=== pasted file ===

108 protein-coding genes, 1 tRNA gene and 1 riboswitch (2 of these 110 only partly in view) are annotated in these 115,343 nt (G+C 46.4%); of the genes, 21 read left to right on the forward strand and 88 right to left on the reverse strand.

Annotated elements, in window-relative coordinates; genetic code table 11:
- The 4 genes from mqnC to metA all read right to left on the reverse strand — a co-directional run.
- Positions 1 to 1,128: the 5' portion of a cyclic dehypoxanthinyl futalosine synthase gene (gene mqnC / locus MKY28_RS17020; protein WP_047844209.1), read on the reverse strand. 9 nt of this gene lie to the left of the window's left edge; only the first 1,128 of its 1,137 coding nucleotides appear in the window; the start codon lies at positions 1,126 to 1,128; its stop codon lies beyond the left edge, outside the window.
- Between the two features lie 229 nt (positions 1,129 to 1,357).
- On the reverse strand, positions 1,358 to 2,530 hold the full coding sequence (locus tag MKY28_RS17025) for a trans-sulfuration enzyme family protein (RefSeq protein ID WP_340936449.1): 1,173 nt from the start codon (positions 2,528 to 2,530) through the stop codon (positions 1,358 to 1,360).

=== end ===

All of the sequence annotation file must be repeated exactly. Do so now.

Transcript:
108 protein-coding genes, 1 tRNA gene and 1 riboswitch (2 of these 110 only partly in view) are annotated in these 115,343 nt (G+C 46.4%); of the genes, 21 read left to right on the forward strand and 88 right to left on the reverse strand.

Annotated elements, in window-relative coordinates; genetic code table 11:
- The 4 genes from mqnC to metA all read right to left on the reverse strand — a co-directional run.
- Positions 1 to 1,128: the 5' portion of a cyclic dehypoxanthinyl futalosine synthase gene (gene mqnC / locus MKY28_RS17020; protein WP_047844209.1), read on the reverse strand. 9 nt of this gene lie to the left of the window's left edge; only the first 1,128 of its 1,137 coding nucleotides appear in the window; the start codon lies at positions 1,126 to 1,128; its stop codon lies beyond the left edge, outside the window.
- Between the two features lie 229 nt (positions 1,129 to 1,357).
- On the reverse strand, positions 1,358 to 2,530 hold the full coding sequence (locus tag MKY28_RS17025) for a trans-sulfuration enzyme family protein (RefSeq protein ID WP_340936449.1): 1,173 nt from the start codon (positions 2,528 to 2,530) through the stop codon (positions 1,358 to 1,360).